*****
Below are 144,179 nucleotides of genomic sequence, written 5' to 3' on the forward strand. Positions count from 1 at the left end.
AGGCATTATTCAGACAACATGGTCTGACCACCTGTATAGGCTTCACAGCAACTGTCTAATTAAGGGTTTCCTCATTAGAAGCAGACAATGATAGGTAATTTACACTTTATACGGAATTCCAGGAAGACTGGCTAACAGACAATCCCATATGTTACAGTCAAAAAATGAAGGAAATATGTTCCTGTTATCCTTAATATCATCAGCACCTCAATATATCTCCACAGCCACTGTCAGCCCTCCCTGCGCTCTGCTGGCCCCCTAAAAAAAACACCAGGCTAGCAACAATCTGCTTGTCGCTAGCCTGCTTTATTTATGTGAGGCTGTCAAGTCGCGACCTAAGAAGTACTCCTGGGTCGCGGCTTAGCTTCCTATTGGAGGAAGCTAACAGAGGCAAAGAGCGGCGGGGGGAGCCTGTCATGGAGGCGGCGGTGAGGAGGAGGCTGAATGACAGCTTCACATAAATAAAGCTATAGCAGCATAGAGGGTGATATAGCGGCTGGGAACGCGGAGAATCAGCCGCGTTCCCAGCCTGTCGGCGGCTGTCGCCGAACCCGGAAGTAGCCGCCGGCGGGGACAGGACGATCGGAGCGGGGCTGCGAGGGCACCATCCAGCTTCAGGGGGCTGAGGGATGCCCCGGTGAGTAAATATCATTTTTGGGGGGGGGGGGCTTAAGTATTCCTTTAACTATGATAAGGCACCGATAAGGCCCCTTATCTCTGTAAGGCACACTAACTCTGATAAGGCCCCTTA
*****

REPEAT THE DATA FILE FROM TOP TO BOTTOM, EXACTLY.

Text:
Below are 144,179 nucleotides of genomic sequence, written 5' to 3' on the forward strand. Positions count from 1 at the left end.
AGGCATTATTCAGACAACATGGTCTGACCACCTGTATAGGCTTCACAGCAACTGTCTAATTAAGGGTTTCCTCATTAGAAGCAGACAATGATAGGTAATTTACACTTTATACGGAATTCCAGGAAGACTGGCTAACAGACAATCCCATATGTTACAGTCAAAAAATGAAGGAAATATGTTCCTGTTATCCTTAATATCATCAGCACCTCAATATATCTCCACAGCCACTGTCAGCCCTCCCTGCGCTCTGCTGGCCCCCTAAAAAAAACACCAGGCTAGCAACAATCTGCTTGTCGCTAGCCTGCTTTATTTATGTGAGGCTGTCAAGTCGCGACCTAAGAAGTACTCCTGGGTCGCGGCTTAGCTTCCTATTGGAGGAAGCTAACAGAGGCAAAGAGCGGCGGGGGGAGCCTGTCATGGAGGCGGCGGTGAGGAGGAGGCTGAATGACAGCTTCACATAAATAAAGCTATAGCAGCATAGAGGGTGATATAGCGGCTGGGAACGCGGAGAATCAGCCGCGTTCCCAGCCTGTCGGCGGCTGTCGCCGAACCCGGAAGTAGCCGCCGGCGGGGACAGGACGATCGGAGCGGGGCTGCGAGGGCACCATCCAGCTTCAGGGGGCTGAGGGATGCCCCGGTGAGTAAATATCATTTTTGGGGGGGGGGGGCTTAAGTATTCCTTTAACTATGATAAGGCACCGATAAGGCCCCTTATCTCTGTAAGGCACACTAACTCTGATAAGGCCCCTTA